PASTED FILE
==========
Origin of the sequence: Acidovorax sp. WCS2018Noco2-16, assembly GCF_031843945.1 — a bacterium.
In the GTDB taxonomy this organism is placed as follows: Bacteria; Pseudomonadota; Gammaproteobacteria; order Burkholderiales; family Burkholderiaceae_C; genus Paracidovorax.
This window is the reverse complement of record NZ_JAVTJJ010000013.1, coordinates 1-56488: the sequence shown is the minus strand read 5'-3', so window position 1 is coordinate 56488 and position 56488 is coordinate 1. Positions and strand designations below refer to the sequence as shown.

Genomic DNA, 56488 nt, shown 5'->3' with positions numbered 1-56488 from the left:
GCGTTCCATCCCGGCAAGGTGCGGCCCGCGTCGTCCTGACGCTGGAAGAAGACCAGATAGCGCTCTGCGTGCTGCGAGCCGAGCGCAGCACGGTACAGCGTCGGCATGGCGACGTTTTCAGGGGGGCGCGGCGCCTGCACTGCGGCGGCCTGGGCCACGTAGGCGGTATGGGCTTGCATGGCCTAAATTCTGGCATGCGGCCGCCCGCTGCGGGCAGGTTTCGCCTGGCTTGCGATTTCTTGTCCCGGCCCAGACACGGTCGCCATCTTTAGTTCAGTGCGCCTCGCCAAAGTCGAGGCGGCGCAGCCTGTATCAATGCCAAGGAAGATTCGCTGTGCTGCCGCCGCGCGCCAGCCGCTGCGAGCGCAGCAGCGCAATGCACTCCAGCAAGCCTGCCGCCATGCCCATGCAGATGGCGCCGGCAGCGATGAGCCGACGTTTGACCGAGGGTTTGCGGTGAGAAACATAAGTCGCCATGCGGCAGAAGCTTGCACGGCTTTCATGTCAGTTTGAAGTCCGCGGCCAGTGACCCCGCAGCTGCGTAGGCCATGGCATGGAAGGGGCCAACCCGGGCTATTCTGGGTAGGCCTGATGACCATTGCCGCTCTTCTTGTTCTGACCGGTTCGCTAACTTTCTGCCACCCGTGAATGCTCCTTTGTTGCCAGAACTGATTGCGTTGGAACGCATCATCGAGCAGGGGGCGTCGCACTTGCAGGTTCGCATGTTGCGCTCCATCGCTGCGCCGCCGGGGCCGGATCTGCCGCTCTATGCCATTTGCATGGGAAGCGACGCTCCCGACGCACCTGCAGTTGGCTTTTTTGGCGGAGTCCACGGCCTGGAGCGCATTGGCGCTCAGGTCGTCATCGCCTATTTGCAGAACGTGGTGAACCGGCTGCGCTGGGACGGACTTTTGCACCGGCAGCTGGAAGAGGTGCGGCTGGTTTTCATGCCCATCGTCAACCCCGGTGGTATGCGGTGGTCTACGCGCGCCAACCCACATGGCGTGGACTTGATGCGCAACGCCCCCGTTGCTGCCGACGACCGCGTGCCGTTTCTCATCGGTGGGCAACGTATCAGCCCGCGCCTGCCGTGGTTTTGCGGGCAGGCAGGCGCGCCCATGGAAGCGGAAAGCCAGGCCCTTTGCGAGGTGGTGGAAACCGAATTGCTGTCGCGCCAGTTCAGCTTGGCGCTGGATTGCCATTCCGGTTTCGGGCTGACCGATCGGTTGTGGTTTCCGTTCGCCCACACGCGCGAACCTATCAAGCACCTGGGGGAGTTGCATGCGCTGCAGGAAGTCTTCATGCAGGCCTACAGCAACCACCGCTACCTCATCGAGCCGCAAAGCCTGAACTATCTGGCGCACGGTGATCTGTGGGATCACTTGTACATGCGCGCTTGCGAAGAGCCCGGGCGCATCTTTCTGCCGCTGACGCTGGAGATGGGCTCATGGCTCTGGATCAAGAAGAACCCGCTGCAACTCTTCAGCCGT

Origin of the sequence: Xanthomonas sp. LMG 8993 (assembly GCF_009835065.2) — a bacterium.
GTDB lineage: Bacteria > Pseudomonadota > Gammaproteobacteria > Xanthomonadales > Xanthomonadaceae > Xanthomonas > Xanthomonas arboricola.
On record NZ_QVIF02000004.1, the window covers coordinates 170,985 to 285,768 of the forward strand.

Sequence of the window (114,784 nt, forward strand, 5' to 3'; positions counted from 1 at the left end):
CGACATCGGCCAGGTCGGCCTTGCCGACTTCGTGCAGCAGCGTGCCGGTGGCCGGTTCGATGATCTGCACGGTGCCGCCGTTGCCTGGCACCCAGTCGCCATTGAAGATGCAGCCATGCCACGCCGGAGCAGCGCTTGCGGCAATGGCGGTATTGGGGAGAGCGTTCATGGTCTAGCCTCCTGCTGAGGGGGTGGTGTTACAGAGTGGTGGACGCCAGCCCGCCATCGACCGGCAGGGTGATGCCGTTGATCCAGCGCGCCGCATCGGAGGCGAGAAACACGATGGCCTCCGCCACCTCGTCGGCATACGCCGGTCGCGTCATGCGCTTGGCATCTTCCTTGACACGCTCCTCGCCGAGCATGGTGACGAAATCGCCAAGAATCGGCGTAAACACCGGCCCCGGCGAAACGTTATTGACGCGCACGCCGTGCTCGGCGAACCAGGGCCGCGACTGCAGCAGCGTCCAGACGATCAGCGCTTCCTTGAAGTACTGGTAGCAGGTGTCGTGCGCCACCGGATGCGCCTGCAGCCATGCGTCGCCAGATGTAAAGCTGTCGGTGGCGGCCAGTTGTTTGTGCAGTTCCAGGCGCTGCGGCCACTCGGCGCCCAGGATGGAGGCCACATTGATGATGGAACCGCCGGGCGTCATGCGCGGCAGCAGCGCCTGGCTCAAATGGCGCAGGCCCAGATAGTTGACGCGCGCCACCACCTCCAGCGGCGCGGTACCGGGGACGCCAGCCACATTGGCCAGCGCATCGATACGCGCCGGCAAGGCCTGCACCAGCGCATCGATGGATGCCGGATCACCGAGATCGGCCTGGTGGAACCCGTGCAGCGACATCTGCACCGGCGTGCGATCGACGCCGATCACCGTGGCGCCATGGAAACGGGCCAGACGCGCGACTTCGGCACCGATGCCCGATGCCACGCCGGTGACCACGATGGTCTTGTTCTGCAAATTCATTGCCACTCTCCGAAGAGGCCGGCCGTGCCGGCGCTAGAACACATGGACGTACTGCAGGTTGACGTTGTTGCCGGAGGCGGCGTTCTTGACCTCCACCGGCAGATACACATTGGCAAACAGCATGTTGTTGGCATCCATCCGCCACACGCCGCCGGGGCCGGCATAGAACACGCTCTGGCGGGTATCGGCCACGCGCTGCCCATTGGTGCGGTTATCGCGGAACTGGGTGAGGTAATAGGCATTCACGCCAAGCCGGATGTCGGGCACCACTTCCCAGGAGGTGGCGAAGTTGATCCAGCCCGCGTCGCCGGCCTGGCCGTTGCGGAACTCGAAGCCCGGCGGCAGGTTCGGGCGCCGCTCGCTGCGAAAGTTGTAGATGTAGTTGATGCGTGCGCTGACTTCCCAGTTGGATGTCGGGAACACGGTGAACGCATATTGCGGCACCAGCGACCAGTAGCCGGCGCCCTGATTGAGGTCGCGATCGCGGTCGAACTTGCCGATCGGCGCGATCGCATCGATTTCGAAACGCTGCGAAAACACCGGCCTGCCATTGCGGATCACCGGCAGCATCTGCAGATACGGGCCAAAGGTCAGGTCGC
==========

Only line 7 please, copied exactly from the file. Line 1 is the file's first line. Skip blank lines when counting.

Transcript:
GTDB lineage: Bacteria > Pseudomonadota > Gammaproteobacteria > Xanthomonadales > Xanthomonadaceae > Xanthomonas > Xanthomonas arboricola.